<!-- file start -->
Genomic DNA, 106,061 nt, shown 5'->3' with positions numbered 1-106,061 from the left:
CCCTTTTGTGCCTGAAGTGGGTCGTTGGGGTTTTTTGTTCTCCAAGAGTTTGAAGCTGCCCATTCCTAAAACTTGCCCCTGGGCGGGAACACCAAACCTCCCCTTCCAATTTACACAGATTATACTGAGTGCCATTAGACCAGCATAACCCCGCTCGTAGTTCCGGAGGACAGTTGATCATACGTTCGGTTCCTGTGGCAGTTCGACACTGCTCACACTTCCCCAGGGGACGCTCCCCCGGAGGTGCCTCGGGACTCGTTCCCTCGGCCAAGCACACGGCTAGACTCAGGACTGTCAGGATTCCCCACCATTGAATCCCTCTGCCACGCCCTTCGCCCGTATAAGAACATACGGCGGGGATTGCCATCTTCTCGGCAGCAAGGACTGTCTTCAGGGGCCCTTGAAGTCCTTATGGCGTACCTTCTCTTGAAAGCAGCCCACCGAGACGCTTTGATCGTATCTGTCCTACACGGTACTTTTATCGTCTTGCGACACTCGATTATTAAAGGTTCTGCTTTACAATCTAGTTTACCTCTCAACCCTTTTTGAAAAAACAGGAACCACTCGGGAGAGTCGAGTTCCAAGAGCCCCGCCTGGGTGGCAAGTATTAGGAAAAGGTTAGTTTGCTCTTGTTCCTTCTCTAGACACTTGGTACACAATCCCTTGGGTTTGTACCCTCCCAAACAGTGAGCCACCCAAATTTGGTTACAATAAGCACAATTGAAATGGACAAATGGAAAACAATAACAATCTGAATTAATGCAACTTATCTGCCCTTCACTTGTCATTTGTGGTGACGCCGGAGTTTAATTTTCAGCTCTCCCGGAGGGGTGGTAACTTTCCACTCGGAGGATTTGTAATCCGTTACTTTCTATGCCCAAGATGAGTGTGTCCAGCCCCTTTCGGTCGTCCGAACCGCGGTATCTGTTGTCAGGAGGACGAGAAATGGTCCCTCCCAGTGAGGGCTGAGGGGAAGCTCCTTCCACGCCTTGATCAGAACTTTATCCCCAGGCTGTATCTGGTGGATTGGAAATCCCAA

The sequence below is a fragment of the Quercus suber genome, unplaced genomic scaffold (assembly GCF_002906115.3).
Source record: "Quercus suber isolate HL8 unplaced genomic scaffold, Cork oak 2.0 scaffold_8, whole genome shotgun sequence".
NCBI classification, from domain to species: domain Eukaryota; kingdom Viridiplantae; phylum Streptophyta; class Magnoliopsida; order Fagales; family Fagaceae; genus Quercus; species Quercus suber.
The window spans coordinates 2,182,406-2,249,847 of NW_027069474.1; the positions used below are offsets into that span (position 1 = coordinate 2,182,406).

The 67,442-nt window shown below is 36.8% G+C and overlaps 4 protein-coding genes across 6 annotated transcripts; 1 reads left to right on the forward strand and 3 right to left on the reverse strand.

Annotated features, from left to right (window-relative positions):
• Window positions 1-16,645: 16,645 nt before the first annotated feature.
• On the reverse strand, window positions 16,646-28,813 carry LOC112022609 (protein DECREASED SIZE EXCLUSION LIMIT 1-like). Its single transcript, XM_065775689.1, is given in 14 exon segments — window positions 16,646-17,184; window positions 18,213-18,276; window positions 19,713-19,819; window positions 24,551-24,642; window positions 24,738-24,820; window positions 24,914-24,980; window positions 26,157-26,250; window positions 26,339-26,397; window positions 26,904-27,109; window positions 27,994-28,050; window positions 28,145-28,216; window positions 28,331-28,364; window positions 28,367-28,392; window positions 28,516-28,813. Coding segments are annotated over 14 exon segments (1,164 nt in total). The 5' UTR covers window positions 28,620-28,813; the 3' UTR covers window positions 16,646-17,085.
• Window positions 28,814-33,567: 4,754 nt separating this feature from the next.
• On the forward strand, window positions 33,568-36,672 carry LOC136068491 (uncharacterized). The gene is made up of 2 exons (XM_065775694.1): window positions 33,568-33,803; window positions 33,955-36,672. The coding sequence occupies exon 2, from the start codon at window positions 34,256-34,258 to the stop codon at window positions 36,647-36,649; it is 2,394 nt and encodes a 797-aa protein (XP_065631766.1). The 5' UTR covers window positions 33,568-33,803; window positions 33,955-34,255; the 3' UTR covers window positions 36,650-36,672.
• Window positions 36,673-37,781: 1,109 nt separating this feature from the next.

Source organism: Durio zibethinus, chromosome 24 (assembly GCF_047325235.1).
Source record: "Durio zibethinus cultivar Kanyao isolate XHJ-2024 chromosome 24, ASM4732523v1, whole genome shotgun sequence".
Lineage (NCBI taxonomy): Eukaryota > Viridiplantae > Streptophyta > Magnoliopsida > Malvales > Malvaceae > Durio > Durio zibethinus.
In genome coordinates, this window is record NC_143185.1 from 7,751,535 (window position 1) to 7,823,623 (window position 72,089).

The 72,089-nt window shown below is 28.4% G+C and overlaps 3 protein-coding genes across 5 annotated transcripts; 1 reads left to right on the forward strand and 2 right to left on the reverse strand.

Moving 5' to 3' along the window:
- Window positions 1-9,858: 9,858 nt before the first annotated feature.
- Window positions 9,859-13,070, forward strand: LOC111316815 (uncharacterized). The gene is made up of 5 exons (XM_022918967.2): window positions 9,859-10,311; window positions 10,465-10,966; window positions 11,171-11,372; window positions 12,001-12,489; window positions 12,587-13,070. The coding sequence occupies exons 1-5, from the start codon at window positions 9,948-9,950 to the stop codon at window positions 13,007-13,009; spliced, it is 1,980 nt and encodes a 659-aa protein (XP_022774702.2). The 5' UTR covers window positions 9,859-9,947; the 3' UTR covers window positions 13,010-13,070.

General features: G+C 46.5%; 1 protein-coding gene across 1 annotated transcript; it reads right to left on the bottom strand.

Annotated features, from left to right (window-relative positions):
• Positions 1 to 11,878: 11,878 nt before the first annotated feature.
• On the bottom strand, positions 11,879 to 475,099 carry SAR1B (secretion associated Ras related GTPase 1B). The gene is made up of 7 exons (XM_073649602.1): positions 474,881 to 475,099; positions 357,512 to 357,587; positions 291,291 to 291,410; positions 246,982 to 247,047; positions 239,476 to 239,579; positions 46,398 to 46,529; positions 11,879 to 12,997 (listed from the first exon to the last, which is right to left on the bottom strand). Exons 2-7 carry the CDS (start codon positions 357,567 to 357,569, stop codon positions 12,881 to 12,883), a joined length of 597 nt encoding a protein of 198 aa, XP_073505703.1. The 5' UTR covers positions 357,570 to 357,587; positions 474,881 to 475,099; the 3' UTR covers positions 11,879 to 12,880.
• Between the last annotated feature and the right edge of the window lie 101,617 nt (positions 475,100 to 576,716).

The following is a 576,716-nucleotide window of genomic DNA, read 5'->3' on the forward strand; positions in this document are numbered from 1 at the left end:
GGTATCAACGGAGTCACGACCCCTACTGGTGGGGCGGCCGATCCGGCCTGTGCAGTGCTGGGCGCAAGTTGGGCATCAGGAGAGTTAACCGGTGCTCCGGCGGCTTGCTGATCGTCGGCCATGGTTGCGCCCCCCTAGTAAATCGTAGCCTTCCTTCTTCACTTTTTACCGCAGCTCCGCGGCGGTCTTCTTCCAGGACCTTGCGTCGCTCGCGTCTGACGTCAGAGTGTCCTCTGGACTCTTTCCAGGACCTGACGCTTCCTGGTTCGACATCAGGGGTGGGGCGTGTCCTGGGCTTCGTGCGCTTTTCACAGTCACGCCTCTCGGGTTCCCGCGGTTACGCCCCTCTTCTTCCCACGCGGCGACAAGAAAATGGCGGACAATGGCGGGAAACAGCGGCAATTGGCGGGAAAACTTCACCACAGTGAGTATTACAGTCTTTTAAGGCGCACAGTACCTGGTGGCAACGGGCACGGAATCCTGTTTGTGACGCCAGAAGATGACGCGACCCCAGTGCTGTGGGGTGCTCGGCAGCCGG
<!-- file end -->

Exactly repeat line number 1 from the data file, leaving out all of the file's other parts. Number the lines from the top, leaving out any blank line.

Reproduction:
Genomic DNA, 106,061 nt, shown 5'->3' with positions numbered 1-106,061 from the left: